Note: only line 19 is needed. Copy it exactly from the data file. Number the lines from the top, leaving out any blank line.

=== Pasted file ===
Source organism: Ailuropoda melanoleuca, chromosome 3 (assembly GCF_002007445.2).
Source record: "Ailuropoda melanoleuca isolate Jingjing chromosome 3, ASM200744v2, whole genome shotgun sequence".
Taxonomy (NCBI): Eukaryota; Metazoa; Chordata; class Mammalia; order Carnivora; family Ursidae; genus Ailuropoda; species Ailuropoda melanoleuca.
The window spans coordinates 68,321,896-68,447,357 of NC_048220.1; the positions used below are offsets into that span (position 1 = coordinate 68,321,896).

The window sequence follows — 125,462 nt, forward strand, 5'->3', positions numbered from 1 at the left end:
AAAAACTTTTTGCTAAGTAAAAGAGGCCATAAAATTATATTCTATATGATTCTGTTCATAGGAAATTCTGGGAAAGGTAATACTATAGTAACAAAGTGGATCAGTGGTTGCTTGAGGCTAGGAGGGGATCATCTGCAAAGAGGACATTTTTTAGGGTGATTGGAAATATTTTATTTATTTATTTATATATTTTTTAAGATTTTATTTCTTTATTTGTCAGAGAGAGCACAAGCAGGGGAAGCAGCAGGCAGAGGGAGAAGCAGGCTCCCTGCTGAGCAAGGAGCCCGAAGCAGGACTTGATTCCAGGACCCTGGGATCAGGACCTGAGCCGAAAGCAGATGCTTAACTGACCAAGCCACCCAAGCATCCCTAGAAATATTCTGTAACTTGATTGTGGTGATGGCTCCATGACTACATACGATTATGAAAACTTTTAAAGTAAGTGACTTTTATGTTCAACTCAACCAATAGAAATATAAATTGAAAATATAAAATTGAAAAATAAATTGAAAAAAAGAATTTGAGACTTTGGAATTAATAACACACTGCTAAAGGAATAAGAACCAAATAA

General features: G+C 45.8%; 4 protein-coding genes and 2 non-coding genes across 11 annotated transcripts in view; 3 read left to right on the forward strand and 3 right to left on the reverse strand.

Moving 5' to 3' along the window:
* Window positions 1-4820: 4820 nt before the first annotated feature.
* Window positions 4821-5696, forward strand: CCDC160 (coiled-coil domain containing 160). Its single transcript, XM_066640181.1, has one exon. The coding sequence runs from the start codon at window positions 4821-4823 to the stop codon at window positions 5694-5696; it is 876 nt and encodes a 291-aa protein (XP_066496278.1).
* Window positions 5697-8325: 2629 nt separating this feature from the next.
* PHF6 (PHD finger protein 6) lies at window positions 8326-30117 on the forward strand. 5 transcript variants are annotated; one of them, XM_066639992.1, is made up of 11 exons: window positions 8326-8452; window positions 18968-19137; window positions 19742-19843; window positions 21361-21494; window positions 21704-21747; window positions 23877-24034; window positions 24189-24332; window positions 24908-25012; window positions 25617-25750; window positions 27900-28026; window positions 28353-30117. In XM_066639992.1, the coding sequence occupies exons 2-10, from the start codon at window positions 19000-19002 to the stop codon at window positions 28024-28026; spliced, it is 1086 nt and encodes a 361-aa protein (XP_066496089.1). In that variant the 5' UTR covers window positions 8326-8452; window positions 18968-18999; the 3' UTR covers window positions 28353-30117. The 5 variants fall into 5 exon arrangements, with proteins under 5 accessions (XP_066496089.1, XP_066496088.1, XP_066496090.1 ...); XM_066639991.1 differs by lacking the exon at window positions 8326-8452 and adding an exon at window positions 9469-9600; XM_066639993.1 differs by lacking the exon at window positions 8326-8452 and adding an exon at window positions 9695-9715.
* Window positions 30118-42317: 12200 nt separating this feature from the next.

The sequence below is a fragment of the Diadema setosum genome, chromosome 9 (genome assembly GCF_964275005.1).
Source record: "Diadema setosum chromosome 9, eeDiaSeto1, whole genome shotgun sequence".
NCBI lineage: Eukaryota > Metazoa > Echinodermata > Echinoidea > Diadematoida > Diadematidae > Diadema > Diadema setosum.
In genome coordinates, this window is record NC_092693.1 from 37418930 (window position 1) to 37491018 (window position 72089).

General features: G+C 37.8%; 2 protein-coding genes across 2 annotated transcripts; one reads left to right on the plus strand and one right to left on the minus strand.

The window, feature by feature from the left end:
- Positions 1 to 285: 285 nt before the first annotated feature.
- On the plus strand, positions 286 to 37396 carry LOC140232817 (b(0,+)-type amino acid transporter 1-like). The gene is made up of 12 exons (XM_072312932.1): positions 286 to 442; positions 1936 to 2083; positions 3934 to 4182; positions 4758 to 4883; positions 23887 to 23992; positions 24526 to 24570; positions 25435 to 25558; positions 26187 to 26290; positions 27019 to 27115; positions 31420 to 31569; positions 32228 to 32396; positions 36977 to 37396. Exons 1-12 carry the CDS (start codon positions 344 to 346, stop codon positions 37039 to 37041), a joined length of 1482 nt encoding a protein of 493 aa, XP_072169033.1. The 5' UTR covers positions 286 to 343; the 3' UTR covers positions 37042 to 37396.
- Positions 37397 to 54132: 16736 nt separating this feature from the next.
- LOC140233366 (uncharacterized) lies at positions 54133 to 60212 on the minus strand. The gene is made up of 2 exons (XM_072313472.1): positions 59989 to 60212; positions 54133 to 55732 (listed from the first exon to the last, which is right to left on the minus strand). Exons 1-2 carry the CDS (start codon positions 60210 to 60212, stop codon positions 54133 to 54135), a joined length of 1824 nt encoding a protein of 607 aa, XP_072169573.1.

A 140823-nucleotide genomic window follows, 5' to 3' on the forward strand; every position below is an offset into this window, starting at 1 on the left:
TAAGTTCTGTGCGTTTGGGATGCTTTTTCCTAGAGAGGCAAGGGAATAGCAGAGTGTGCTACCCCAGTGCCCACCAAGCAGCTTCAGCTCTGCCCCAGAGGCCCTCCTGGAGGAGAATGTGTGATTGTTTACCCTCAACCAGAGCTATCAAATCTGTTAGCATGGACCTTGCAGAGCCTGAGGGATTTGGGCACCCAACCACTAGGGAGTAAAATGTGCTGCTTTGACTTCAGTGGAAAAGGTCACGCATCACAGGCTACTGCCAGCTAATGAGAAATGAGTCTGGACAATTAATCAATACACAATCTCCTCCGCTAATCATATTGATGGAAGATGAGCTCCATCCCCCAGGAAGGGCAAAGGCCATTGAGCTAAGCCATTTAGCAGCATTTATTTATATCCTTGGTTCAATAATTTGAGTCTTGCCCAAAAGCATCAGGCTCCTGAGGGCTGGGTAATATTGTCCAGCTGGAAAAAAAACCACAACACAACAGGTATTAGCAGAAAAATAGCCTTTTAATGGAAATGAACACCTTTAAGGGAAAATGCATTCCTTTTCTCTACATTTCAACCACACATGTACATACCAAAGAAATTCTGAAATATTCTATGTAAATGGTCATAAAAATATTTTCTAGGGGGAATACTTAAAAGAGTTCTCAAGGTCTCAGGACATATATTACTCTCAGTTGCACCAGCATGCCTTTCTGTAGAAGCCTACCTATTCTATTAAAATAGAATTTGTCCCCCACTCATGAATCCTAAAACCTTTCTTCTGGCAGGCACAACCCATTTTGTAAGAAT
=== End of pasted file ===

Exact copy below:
The window, feature by feature from the left end: